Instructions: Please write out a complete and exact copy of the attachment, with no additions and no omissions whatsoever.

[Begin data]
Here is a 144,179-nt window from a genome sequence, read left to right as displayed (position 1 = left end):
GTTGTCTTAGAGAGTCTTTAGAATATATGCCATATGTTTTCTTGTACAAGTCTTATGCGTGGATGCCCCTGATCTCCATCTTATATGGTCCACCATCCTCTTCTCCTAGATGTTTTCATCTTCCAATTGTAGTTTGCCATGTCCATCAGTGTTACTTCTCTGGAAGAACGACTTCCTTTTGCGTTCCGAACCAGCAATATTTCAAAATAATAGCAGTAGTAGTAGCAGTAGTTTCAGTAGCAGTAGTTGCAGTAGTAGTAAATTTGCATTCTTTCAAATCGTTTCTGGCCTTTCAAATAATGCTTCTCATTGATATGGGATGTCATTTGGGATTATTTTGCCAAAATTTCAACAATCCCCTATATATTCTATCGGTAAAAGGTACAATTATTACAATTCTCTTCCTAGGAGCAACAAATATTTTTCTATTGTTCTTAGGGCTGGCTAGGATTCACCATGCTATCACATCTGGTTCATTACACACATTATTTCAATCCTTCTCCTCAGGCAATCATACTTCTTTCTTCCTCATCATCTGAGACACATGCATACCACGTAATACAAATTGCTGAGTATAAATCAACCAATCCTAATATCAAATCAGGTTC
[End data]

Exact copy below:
Here is a 144,179-nt window from a genome sequence, read left to right as displayed (position 1 = left end):
GTTGTCTTAGAGAGTCTTTAGAATATATGCCATATGTTTTCTTGTACAAGTCTTATGCGTGGATGCCCCTGATCTCCATCTTATATGGTCCACCATCCTCTTCTCCTAGATGTTTTCATCTTCCAATTGTAGTTTGCCATGTCCATCAGTGTTACTTCTCTGGAAGAACGACTTCCTTTTGCGTTCCGAACCAGCAATATTTCAAAATAATAGCAGTAGTAGTAGCAGTAGTTTCAGTAGCAGTAGTTGCAGTAGTAGTAAATTTGCATTCTTTCAAATCGTTTCTGGCCTTTCAAATAATGCTTCTCATTGATATGGGATGTCATTTGGGATTATTTTGCCAAAATTTCAACAATCCCCTATATATTCTATCGGTAAAAGGTACAATTATTACAATTCTCTTCCTAGGAGCAACAAATATTTTTCTATTGTTCTTAGGGCTGGCTAGGATTCACCATGCTATCACATCTGGTTCATTACACACATTATTTCAATCCTTCTCCTCAGGCAATCATACTTCTTTCTTCCTCATCATCTGAGACACATGCATACCACGTAATACAAATTGCTGAGTATAAATCAACCAATCCTAATATCAAATCAGGTTC